The researchers found that the outer layer of the brain (the cortex) was significantly thinner in people who'd had ADHD when they were young compared to those who hadn't had the disorder. These changes were seen in people who continued to have ADHD symptoms and in those who didn't. However, Castellanos said there was a consistent trend for those who still had symptoms to have an even thinner cortex.
The areas most affected by thinning are regions involved in "top-down control of attention and the regulation of attention," said Castellanos. For example, he explained, the amount of attention you give a task is a complex calculation of what's going on around you; how much noise there is; if something else is moving in the room and so forth. If you hear a loud noise, you're at least momentarily distracted unless you can rationally explain the noise away, such as if you're having construction done. If you can rationally explain the noise away, you can get back to work without further distraction. But, this process doesn't work as well for people with ADHD.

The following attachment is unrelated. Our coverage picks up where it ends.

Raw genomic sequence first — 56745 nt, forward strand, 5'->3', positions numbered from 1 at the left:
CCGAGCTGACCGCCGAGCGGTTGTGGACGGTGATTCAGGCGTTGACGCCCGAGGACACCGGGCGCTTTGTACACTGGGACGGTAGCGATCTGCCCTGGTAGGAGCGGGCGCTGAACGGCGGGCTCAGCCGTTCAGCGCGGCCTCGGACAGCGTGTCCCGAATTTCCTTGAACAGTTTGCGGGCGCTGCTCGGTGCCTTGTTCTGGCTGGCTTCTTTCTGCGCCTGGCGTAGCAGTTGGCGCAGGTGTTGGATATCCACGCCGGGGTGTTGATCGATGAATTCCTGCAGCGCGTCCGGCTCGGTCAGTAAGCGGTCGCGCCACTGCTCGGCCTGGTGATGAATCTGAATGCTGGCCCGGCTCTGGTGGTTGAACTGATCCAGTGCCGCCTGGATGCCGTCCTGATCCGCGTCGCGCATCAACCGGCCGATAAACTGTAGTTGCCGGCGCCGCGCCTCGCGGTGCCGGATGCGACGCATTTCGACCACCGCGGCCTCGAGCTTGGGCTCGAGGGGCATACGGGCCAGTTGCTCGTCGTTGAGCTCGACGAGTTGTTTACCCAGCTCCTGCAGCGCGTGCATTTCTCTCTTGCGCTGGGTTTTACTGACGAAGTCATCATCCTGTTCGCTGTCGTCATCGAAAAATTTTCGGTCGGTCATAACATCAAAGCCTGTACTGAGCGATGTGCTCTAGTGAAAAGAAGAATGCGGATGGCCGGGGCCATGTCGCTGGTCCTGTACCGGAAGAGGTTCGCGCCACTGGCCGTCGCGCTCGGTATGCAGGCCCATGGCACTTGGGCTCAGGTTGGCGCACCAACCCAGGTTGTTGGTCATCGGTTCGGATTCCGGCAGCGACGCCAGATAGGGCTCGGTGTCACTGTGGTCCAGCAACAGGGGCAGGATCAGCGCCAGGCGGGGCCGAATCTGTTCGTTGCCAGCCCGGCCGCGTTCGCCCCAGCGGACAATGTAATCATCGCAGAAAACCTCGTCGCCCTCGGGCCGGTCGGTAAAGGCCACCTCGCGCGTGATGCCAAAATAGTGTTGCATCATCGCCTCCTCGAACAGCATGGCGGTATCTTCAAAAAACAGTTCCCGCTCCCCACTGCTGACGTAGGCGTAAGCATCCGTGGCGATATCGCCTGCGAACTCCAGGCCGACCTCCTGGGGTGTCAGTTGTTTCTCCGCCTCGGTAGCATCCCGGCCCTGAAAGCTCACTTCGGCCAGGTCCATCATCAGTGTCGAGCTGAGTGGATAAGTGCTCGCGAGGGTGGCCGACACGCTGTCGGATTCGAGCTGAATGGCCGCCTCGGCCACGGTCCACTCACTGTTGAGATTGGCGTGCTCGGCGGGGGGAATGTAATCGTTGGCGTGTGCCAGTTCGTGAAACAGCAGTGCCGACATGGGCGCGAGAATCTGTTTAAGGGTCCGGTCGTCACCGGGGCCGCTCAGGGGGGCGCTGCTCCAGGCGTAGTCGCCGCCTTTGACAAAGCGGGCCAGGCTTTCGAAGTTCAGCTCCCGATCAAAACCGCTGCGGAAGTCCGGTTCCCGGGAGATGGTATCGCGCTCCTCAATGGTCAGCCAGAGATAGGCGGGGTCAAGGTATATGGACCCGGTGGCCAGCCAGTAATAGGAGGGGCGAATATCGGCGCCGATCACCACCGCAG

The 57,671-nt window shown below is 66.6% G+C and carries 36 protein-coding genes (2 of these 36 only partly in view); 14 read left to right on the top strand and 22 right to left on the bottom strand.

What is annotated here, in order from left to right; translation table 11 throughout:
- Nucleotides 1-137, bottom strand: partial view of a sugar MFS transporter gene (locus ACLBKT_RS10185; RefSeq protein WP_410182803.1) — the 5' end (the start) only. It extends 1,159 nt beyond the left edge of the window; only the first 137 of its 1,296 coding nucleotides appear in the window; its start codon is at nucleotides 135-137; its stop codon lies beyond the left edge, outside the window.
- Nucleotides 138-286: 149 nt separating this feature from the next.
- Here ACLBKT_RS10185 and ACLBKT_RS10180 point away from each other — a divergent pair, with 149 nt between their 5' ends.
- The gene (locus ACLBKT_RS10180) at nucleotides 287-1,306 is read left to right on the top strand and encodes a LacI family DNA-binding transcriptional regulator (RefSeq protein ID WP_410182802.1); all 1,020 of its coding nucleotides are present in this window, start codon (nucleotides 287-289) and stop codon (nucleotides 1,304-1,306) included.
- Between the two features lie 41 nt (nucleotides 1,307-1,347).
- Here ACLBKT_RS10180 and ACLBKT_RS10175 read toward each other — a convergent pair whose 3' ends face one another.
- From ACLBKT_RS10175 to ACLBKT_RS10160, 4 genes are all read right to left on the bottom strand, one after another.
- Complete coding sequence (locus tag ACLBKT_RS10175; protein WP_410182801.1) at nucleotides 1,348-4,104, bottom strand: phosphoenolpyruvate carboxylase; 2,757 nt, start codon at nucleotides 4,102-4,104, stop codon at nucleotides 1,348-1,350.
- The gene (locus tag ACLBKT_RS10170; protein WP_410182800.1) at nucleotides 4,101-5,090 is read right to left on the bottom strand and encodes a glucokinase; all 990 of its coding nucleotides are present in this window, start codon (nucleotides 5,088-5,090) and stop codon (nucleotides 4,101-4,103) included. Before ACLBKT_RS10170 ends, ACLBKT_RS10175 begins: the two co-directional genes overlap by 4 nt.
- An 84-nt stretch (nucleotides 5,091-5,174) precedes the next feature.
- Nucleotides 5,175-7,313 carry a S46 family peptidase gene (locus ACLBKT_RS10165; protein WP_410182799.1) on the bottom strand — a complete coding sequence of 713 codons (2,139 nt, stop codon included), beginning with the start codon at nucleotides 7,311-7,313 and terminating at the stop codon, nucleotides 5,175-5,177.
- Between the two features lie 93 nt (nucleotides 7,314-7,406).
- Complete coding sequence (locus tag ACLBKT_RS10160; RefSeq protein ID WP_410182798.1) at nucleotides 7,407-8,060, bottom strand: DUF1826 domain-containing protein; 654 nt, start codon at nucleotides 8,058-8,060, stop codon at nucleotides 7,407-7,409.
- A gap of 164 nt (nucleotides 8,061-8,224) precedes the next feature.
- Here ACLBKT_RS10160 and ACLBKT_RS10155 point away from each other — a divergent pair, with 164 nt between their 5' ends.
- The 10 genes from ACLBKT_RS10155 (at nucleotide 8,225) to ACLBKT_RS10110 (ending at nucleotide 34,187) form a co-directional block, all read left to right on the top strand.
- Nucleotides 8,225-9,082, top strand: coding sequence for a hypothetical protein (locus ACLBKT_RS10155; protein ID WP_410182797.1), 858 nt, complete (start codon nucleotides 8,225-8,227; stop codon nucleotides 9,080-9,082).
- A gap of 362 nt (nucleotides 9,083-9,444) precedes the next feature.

"To me, these kinds of studies are exciting because they get to the real neurobiology of ADHD," said Dr. Sara Hamel, a behavioral/developmental pediatrician at Children's Hospital of Pittsburgh. Hamel said some people still see ADHD as a weakness in personality or as caused by bad parenting, but this study and others like it show that "ADHD is a physiologic phenomenon and a real neurological deficit."
Both experts said that it's important for people to realize that ADHD can be a lifelong condition, and if symptoms persist into adulthood, they shouldn't be ignored.
"It's not your fault. It's something different in the way you're wired, and it's probably inherited," explained Hamel. She recommended both medications and behavioral therapy for people with ADHD.
All rights reserved